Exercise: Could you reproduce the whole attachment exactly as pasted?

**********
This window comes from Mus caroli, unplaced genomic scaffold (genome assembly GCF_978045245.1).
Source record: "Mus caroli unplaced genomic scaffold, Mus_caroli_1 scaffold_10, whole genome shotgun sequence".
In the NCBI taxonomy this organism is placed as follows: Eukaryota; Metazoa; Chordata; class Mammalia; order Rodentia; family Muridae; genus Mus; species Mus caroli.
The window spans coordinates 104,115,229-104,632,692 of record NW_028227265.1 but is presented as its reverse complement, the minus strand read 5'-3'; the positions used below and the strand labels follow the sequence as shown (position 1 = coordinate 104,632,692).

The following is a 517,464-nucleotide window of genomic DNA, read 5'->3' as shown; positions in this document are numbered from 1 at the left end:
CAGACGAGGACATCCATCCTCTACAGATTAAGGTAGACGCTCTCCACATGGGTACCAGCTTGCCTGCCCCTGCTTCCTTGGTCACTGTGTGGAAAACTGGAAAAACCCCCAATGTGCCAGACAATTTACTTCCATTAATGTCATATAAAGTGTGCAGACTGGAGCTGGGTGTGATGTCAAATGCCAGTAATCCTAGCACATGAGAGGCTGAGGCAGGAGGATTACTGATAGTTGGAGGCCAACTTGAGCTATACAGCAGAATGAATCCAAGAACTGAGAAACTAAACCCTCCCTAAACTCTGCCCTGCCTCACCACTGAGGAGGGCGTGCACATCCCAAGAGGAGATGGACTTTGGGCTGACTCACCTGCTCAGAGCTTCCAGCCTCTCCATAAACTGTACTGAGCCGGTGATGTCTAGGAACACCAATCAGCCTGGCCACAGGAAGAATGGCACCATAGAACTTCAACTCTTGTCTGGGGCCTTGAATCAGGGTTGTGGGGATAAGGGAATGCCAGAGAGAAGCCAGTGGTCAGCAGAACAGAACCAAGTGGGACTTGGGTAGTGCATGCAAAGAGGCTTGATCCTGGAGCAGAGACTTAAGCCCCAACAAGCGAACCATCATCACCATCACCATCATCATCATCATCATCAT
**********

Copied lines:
This window comes from Mus caroli, unplaced genomic scaffold (genome assembly GCF_978045245.1).
Source record: "Mus caroli unplaced genomic scaffold, Mus_caroli_1 scaffold_10, whole genome shotgun sequence".
In the NCBI taxonomy this organism is placed as follows: Eukaryota; Metazoa; Chordata; class Mammalia; order Rodentia; family Muridae; genus Mus; species Mus caroli.
The window spans coordinates 104,115,229-104,632,692 of record NW_028227265.1 but is presented as its reverse complement, the minus strand read 5'-3'; the positions used below and the strand labels follow the sequence as shown (position 1 = coordinate 104,632,692).

The following is a 517,464-nucleotide window of genomic DNA, read 5'->3' as shown; positions in this document are numbered from 1 at the left end:
CAGACGAGGACATCCATCCTCTACAGATTAAGGTAGACGCTCTCCACATGGGTACCAGCTTGCCTGCCCCTGCTTCCTTGGTCACTGTGTGGAAAACTGGAAAAACCCCCAATGTGCCAGACAATTTACTTCCATTAATGTCATATAAAGTGTGCAGACTGGAGCTGGGTGTGATGTCAAATGCCAGTAATCCTAGCACATGAGAGGCTGAGGCAGGAGGATTACTGATAGTTGGAGGCCAACTTGAGCTATACAGCAGAATGAATCCAAGAACTGAGAAACTAAACCCTCCCTAAACTCTGCCCTGCCTCACCACTGAGGAGGGCGTGCACATCCCAAGAGGAGATGGACTTTGGGCTGACTCACCTGCTCAGAGCTTCCAGCCTCTCCATAAACTGTACTGAGCCGGTGATGTCTAGGAACACCAATCAGCCTGGCCACAGGAAGAATGGCACCATAGAACTTCAACTCTTGTCTGGGGCCTTGAATCAGGGTTGTGGGGATAAGGGAATGCCAGAGAGAAGCCAGTGGTCAGCAGAACAGAACCAAGTGGGACTTGGGTAGTGCATGCAAAGAGGCTTGATCCTGGAGCAGAGACTTAAGCCCCAACAAGCGAACCATCATCACCATCACCATCATCATCATCATCATCAT